Growing Children’s Brains In Their Sleep

From the day our children were born, and in the case of my step-son coming to live with us full time, we have insisted on a consistent bedtime routine. There were various reasons for why we developed the routine that is still in place today. The biggest reason though, was to ensure that our children knew how highly valued sleep was in our family. This is, in part, due to the fact that we have highly active children (in body and mind) and as such, they required a very clear indication from the adults in charge that there was a definitive difference between their awake time and the time they were expected to be sleeping. It also ensured that the household had both a time each day that was devoted to our children, and then refocused to ‘adult time’ in the evenings. Toys were packed away, destruction cleaned up and the tv channel safely tuned to programs not-for-little-people’s-eyes. Moments of sanity in a quiet house.


We noticed from an early age that our children were far more responsive, curious and motivated with at least 11-12 hours sleep every single night. Our children also appeared to have an internal alarm clock rigidly set to 5.30am, no matter the time they went to sleep the night before. Because of this, we developed a bedtime routine that began with bath/shower time around 4-4.30pm. By the time bath, dinner and stories were read, the lights were out at 6pm.

It has amazed me, though, the surprise I am met with when I share that my children head to bed at this time. Later bedtimes for children particularly under 8 years of age seems to have been normalised. The idea that children are left to play, or stay up with the adults in the house until 8, 9 or 10pm when the adults retreat to bed is becoming increasingly common. So what, then, is the impact on these children in their brain development and growth when time asleep is becoming less than time awake?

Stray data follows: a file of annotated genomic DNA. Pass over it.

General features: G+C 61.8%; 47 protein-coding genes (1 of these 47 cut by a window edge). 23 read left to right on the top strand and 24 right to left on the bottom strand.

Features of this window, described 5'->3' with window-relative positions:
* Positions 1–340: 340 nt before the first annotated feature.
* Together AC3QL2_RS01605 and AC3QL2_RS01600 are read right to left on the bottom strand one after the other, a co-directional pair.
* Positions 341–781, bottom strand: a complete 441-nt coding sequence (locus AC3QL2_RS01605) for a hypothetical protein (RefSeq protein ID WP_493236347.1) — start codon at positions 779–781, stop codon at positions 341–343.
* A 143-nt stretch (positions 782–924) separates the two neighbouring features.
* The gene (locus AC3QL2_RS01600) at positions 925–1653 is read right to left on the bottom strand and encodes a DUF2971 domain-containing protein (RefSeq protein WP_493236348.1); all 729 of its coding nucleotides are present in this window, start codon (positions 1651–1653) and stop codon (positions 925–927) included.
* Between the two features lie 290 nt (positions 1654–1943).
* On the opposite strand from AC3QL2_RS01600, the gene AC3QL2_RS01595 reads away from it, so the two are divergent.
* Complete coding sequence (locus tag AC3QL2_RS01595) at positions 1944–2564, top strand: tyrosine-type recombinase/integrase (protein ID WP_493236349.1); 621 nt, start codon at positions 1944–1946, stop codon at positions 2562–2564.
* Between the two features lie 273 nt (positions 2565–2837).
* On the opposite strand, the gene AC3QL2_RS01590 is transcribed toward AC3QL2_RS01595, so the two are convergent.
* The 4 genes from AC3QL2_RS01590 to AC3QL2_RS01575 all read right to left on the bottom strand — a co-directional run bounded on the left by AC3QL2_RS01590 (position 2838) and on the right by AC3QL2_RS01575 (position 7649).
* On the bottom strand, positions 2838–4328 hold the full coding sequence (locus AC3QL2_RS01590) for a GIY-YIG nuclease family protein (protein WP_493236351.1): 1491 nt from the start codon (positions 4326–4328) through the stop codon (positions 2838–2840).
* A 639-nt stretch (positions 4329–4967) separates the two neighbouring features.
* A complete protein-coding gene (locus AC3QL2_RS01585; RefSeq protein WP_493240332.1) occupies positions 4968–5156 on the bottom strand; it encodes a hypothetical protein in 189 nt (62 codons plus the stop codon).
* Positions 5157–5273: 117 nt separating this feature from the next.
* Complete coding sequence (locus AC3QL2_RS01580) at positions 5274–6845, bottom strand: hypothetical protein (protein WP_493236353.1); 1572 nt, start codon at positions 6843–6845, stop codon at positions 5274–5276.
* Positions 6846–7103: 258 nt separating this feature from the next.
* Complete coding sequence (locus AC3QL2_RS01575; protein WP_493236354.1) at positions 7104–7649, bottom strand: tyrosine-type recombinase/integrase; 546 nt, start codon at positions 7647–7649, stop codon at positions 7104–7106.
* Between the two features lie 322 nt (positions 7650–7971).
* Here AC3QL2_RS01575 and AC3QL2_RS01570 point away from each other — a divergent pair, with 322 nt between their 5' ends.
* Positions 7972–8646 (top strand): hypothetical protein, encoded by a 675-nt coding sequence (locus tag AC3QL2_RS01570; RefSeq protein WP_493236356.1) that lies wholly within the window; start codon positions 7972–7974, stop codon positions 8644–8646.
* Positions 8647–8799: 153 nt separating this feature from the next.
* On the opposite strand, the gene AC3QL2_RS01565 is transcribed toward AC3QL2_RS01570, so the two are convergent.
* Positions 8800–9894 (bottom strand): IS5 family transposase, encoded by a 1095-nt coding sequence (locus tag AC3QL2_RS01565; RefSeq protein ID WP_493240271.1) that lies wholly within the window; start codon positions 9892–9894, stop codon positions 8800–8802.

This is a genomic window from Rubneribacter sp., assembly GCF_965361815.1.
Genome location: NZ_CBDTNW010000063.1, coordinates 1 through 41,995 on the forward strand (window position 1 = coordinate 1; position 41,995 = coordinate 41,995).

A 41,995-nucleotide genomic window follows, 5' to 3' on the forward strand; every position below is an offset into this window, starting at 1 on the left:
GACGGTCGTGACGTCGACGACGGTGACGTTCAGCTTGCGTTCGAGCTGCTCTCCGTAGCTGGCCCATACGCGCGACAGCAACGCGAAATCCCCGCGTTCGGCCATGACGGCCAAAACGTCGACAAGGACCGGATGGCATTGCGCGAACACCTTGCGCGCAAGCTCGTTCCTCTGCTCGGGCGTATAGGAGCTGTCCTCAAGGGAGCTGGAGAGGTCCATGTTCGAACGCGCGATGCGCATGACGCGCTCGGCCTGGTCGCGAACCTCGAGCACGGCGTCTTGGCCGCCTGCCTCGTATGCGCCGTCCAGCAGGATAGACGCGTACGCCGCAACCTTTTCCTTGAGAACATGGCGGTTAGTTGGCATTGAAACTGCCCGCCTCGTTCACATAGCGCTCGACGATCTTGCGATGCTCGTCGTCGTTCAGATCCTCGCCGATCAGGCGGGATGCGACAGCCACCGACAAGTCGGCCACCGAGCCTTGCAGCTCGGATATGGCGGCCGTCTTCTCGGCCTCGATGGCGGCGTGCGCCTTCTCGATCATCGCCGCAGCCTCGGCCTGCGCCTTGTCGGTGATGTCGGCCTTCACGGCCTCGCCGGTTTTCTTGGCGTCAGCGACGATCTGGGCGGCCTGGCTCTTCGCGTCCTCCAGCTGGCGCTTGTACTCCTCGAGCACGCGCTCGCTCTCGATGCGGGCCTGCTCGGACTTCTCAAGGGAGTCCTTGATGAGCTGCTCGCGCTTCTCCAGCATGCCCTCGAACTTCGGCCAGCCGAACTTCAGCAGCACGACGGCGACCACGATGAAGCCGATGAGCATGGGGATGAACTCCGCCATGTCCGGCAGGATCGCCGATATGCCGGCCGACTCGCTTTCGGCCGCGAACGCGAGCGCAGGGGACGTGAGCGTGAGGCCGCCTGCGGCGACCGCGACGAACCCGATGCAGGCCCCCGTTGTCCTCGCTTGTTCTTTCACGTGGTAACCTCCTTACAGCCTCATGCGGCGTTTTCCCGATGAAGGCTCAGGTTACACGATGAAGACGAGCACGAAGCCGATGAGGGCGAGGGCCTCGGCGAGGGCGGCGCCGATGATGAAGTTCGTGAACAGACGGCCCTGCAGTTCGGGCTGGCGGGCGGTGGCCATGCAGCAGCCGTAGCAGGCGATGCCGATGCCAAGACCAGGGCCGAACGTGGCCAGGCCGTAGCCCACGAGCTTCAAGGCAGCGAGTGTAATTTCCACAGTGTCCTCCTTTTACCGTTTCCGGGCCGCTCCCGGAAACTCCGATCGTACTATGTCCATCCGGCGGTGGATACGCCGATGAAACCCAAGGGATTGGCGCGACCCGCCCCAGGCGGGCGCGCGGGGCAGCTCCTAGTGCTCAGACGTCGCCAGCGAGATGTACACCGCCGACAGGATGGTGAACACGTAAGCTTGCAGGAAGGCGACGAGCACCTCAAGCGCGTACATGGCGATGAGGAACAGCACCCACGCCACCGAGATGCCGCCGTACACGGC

Ongoing research is now confirming that the amount of sleep a child has is as equally important as the type of diet and exercise they receive. Younger children need more sleep than older children, although teenagers return to needing a considerable number of hours as their bursts of growth needs are met. In general, children between the age of 5 and 11 years of age need between 10 and 12 hours sleep every night. Given that these children are usually making their way to school by 8am every morning, after a hearty breakfast and preparing their school bag, the need for 10-12 sleep would put their bedtime at approximately 6-7pm the night before. By having this quality sleep every night, children will be better prepared to face a busy school day filled with important learning and social interaction – the work of childhood. The weekend should not signal a change to this level of sleep required. Too often children arrive at school on a Monday morning almost in a ‘hung-over’ like state, as the lack of sleep hours received catches up with them.

It is not so simple as packing the children off to bed as the lights go out at 7pm, however. For children to have quality sleep a consistent bedtime routine is vital. This is a time of calming and quietening down, with the inevitable just round the corner. It is also potentially the most precious time of the day between parent and child. It can be that time when your child receives your undivided attention instead of commonly sharing it with their siblings. If, as parents, you are wanting to support the healthy growth and development of your child’s brain…….turn electronics off during this routine. Engage with your children over a story following a bath or shower and dinner. Allow your child’s brain to calm, rather than being overstimulated with the flashing screen of a TV or mobile device. Climb into bed alongside your child and model the joy of reading books with them. The key to the success of such a routine is its consistency. Do this Every. Single. Night.

Your children’s brains will be all the better for it.

For more information read the latest research here.



Magda Gerber On Punishment

“Punishment in the traditional sense has no relation to, or is out of proportion to, what the child has done. It is damaging to a young child’s confidence because it creates a sense of blame or shame. A young child may not fully understand why he is being punished. Punishment is rarely an effective deterrent.

Your child may, for example, scribble crayon drawings on the wall. For a long time children don’t know why one thing is good or accepted and another isn’t. If a child draws on paper, everybody says, “How nice!” but doing it on a wall isn’t okay. It takes children time to understand what is and is not acceptable behavior.

A parent once asked me what I would do with a child who has drawn on the wall, and whether I would punish him. I answered, “I would punish the parents.” A child young enough to want to draw on walls needs supervision. If he’s playing in his safe-proofed room, remove the crayons. Setting and enforcing appropriate limits help avoid the use of punishment. ”

– Magda Gerber (Your Self-Confident Baby, pg. 209)The Way We Talk To Children